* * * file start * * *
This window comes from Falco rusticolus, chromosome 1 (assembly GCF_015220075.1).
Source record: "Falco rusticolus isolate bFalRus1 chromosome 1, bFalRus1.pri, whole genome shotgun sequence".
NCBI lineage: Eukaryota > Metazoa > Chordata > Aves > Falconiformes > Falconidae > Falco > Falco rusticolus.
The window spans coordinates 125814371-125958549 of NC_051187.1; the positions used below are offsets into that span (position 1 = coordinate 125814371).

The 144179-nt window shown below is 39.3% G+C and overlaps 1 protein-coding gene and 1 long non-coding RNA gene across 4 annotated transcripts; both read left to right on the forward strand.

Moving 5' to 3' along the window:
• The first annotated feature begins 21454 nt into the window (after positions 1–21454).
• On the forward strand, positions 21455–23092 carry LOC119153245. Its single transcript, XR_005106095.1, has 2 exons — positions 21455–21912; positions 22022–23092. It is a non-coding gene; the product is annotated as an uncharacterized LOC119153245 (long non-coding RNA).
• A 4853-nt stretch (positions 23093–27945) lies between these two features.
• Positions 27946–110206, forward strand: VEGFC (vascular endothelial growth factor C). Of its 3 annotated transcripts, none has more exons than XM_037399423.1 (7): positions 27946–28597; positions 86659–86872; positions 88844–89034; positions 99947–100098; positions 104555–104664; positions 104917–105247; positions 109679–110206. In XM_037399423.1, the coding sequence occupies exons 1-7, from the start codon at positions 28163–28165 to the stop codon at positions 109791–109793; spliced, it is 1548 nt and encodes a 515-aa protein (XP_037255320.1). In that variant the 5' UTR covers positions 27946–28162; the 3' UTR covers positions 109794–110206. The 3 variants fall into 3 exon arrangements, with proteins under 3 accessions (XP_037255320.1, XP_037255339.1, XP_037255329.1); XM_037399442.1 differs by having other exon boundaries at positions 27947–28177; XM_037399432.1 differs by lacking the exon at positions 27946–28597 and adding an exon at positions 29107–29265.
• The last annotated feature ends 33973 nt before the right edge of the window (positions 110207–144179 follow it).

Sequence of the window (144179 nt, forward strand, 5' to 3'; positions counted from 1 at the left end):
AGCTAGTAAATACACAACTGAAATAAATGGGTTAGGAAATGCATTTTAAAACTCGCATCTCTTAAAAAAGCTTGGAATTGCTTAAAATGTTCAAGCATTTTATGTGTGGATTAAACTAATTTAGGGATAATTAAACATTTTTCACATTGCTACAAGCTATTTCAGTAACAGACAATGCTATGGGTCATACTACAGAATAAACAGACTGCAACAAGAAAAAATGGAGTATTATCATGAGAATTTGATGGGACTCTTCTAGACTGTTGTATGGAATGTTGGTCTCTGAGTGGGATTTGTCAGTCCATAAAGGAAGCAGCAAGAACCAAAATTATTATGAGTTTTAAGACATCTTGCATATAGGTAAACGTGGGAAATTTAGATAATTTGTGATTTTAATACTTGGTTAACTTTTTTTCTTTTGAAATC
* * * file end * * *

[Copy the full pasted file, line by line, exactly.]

This window comes from Falco rusticolus, chromosome 1 (assembly GCF_015220075.1).
Source record: "Falco rusticolus isolate bFalRus1 chromosome 1, bFalRus1.pri, whole genome shotgun sequence".
NCBI lineage: Eukaryota > Metazoa > Chordata > Aves > Falconiformes > Falconidae > Falco > Falco rusticolus.
The window spans coordinates 125814371-125958549 of NC_051187.1; the positions used below are offsets into that span (position 1 = coordinate 125814371).

The 144179-nt window shown below is 39.3% G+C and overlaps 1 protein-coding gene and 1 long non-coding RNA gene across 4 annotated transcripts; both read left to right on the forward strand.

Moving 5' to 3' along the window:
• The first annotated feature begins 21454 nt into the window (after positions 1–21454).
• On the forward strand, positions 21455–23092 carry LOC119153245. Its single transcript, XR_005106095.1, has 2 exons — positions 21455–21912; positions 22022–23092. It is a non-coding gene; the product is annotated as an uncharacterized LOC119153245 (long non-coding RNA).
• A 4853-nt stretch (positions 23093–27945) lies between these two features.
• Positions 27946–110206, forward strand: VEGFC (vascular endothelial growth factor C). Of its 3 annotated transcripts, none has more exons than XM_037399423.1 (7): positions 27946–28597; positions 86659–86872; positions 88844–89034; positions 99947–100098; positions 104555–104664; positions 104917–105247; positions 109679–110206. In XM_037399423.1, the coding sequence occupies exons 1-7, from the start codon at positions 28163–28165 to the stop codon at positions 109791–109793; spliced, it is 1548 nt and encodes a 515-aa protein (XP_037255320.1). In that variant the 5' UTR covers positions 27946–28162; the 3' UTR covers positions 109794–110206. The 3 variants fall into 3 exon arrangements, with proteins under 3 accessions (XP_037255320.1, XP_037255339.1, XP_037255329.1); XM_037399442.1 differs by having other exon boundaries at positions 27947–28177; XM_037399432.1 differs by lacking the exon at positions 27946–28597 and adding an exon at positions 29107–29265.
• The last annotated feature ends 33973 nt before the right edge of the window (positions 110207–144179 follow it).

Sequence of the window (144179 nt, forward strand, 5' to 3'; positions counted from 1 at the left end):
AGCTAGTAAATACACAACTGAAATAAATGGGTTAGGAAATGCATTTTAAAACTCGCATCTCTTAAAAAAGCTTGGAATTGCTTAAAATGTTCAAGCATTTTATGTGTGGATTAAACTAATTTAGGGATAATTAAACATTTTTCACATTGCTACAAGCTATTTCAGTAACAGACAATGCTATGGGTCATACTACAGAATAAACAGACTGCAACAAGAAAAAATGGAGTATTATCATGAGAATTTGATGGGACTCTTCTAGACTGTTGTATGGAATGTTGGTCTCTGAGTGGGATTTGTCAGTCCATAAAGGAAGCAGCAAGAACCAAAATTATTATGAGTTTTAAGACATCTTGCATATAGGTAAACGTGGGAAATTTAGATAATTTGTGATTTTAATACTTGGTTAACTTTTTTTCTTTTGAAATC